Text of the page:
Hair Colors · Hair Dyes

The Truth About Dyeing/Coloring Natural Hair


Changing the color of your hair can really spice up your look & add a bit of personality.

Some assume that coloring or dying the hair means that it will become damaged & break off. The truth is, you can have natural color treated hair if done correctly – you just have to be proactive in preventing dryness & breakage.

While going darker, adding lowlights or coloring within your natural color range won’t cause you too many problems—the drastic color leaps upward (more than 3 shades beyond your natural color) can really take a toll on your hair. Before you engage in any hair altering experience, first understand and weigh the risks. Never ever color your hair on a whim or without a gameplan for aftercare.

You May Experience:

1. Curl pattern changes.

Yes, coloring textured hair can sometimes result in temporary, unpredictable changes in your hair’s curl pattern. Sometimes, the changes are permanent. Whenever you alter or manipulate the hair’s protein bonding arrangement a slight relaxing effect can occur. These curl pattern changes are less likely to occur in coarse hair textures (coarse refers to the diameter of the hair fiber, not the feel of the fiber), and are more likely to occur in those with fine to medium hair textures. Prior damage may also influence whether or not you experience changes in your curl pattern. Using a protein reconstructor after coloring may help some lost curls find their way again.

2. Increases in hair porosity.

Products that lighten the hair always require direct access to the hair’s cortical layers. When the hair’s cuticle is breached in this manner, the hair’s natural porosity increases leading to a dryness that hardly ever lets up. When porosity increases, dryness becomes a major complaint because moisture is next to impossible to hold securely within the fiber. Your hair becomes like a bucket with holes poked in the sides. Color-treated hair can be unforgiving, too. Miss a regularly scheduled deep conditioning and you may find yourself parting with strands prematurely. A strict, moisture and protein-focused regimen is absolutely essential if the hair is to thrive in this condition. If you never cared before, now is definitely the time to learn how to balance protein and moisture sources in your regimen!

3. Loss of Elasticity.

Because color-treated hair has lost much of its natural moisture (and its overall ability to retain supplemental moisture given), the hair may lose some of its elasticity. Elasticity refers to the ability of our hair fibers to stretch gently and return back to their normal shape and character without damage. The elastic quality of our hair is what makes putting our hair in a ponytail or drawing a puff effortless. When hair lacks elasticity, it does not move, bend and recover when pressured like healthy hair does— it simply gives up under pressure and snaps in its fragile condition. Again, moisture and protein balancing become critical for establishing elasticity because it’s that careful mix of moisture and strength that gives our hair the ability to resist breakage from being stretched and handled day to day.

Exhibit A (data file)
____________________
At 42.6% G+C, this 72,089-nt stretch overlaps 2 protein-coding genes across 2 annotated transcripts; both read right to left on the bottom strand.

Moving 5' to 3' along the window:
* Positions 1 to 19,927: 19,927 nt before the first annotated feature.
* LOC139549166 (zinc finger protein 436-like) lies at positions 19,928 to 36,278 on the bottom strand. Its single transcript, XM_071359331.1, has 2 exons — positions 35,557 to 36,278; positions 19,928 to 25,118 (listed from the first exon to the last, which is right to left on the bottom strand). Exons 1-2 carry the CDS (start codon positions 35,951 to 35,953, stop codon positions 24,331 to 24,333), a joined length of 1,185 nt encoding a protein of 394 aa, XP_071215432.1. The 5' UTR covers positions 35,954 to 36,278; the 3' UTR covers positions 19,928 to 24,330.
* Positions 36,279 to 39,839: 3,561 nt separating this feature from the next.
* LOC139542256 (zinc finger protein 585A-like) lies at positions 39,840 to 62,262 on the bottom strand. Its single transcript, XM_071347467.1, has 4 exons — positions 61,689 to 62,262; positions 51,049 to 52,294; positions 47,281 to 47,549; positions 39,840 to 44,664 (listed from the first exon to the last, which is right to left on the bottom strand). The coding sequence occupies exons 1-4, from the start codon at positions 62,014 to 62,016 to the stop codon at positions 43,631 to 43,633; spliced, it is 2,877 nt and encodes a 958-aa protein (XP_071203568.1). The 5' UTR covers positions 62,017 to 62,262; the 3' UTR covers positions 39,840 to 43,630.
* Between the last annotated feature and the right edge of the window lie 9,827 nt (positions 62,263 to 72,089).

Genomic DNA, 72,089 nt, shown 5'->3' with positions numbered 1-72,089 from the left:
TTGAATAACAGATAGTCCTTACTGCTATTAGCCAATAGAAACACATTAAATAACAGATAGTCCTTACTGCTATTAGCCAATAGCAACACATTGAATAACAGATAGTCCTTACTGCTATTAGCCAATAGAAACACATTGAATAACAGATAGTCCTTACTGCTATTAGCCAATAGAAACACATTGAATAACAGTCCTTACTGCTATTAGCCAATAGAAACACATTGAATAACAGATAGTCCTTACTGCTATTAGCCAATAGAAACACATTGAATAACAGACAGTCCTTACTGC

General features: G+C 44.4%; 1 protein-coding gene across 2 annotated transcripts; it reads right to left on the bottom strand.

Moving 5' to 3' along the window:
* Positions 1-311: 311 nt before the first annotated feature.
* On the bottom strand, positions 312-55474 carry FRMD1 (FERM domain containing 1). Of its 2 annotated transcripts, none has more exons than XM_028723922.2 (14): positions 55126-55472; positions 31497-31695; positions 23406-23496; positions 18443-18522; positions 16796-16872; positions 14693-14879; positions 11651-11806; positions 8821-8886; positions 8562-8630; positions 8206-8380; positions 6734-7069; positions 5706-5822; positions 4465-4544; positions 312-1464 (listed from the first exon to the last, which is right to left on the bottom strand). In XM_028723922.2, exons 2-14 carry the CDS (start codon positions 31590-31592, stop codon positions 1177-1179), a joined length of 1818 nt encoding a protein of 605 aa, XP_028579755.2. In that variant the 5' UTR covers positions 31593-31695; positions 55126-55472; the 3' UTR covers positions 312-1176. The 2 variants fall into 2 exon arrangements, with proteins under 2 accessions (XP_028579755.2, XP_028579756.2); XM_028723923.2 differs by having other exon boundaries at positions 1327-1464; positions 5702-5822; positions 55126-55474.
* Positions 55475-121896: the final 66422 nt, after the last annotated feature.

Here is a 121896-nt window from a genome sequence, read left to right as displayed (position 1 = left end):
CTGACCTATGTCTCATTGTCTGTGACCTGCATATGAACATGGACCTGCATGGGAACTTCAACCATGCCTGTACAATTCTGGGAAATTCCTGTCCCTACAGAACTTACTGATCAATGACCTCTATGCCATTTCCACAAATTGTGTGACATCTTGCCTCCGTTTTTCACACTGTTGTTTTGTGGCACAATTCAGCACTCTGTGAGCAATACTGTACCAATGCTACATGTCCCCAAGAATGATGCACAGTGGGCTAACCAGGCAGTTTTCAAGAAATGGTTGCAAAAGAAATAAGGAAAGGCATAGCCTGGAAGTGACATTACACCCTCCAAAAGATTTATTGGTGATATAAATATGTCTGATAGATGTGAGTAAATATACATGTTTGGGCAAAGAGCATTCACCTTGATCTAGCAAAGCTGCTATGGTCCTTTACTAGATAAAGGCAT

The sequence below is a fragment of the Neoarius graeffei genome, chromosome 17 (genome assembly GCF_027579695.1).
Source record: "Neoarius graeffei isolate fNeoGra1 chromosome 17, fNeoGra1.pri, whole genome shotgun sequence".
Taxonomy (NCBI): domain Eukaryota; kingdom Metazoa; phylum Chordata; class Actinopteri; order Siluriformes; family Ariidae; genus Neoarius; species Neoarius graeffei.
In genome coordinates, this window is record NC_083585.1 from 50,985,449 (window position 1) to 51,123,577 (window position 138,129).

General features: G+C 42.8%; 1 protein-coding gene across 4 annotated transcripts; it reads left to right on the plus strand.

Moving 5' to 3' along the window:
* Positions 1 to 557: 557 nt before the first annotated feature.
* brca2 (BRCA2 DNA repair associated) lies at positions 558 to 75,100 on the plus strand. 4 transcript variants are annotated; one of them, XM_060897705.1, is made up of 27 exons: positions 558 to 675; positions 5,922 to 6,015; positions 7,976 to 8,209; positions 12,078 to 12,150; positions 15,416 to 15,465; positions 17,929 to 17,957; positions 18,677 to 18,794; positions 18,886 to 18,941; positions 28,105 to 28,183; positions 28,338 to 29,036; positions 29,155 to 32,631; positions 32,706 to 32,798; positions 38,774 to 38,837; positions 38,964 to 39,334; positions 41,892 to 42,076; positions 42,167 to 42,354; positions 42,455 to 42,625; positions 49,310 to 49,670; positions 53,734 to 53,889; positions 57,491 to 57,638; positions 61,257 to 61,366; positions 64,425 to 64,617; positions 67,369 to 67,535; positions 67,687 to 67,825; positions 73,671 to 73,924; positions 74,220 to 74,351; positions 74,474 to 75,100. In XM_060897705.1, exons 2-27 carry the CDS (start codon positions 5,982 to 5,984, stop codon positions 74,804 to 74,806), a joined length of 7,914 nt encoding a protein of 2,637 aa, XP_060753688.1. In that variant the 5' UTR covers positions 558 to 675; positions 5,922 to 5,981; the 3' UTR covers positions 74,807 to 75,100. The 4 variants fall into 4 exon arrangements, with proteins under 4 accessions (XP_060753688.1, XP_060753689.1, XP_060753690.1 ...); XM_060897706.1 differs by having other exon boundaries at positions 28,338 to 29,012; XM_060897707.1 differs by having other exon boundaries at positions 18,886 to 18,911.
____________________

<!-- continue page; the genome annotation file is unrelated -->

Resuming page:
4. You Will Need to Moisturize More Often

Color treated hair loses much of its natural moisture and its ability to retain any moisture that you add.  This causes a loss of elasticity and ultimately results in breakage.  When hair loses its elasticity, it does not move, bend and/or recover like healthy hair does.

5. Horrific Color Result.

Color is very, very unpredictable and all the swatches, box comparisons and focus groups in the world can’t prepare you for the end result you will be able to expect. Why? Because color uptake is dependent on a number of factors— namely your hair’s current color, porosity and texture (strand size). At best, the hair color on the box is just the product manufacturer’s best corporate guess at what your hair will look like (with a bit of photoshopping thrown in for good measure.) Sometimes, multiple steps will be needed to get your color right. It is always best to have an experienced professional take color more than three shades out of your natural color range.

Here are a few signs that color may not be for you:

1. Your hair is already in a damaged state.
2. You are on a healthy hair or hair growth journey.
3. You don’t have much time to spend on your hair.

If you’re someone who has never colored before and is ready to take that plunge, just be prepared for how much your regimen will change. You will definitely have to moisturize and deep condition more. Also, your hair will behave differently because it has gone through a chemical change.

In the end, do what’s best for you and your hair and rock it with confidence!


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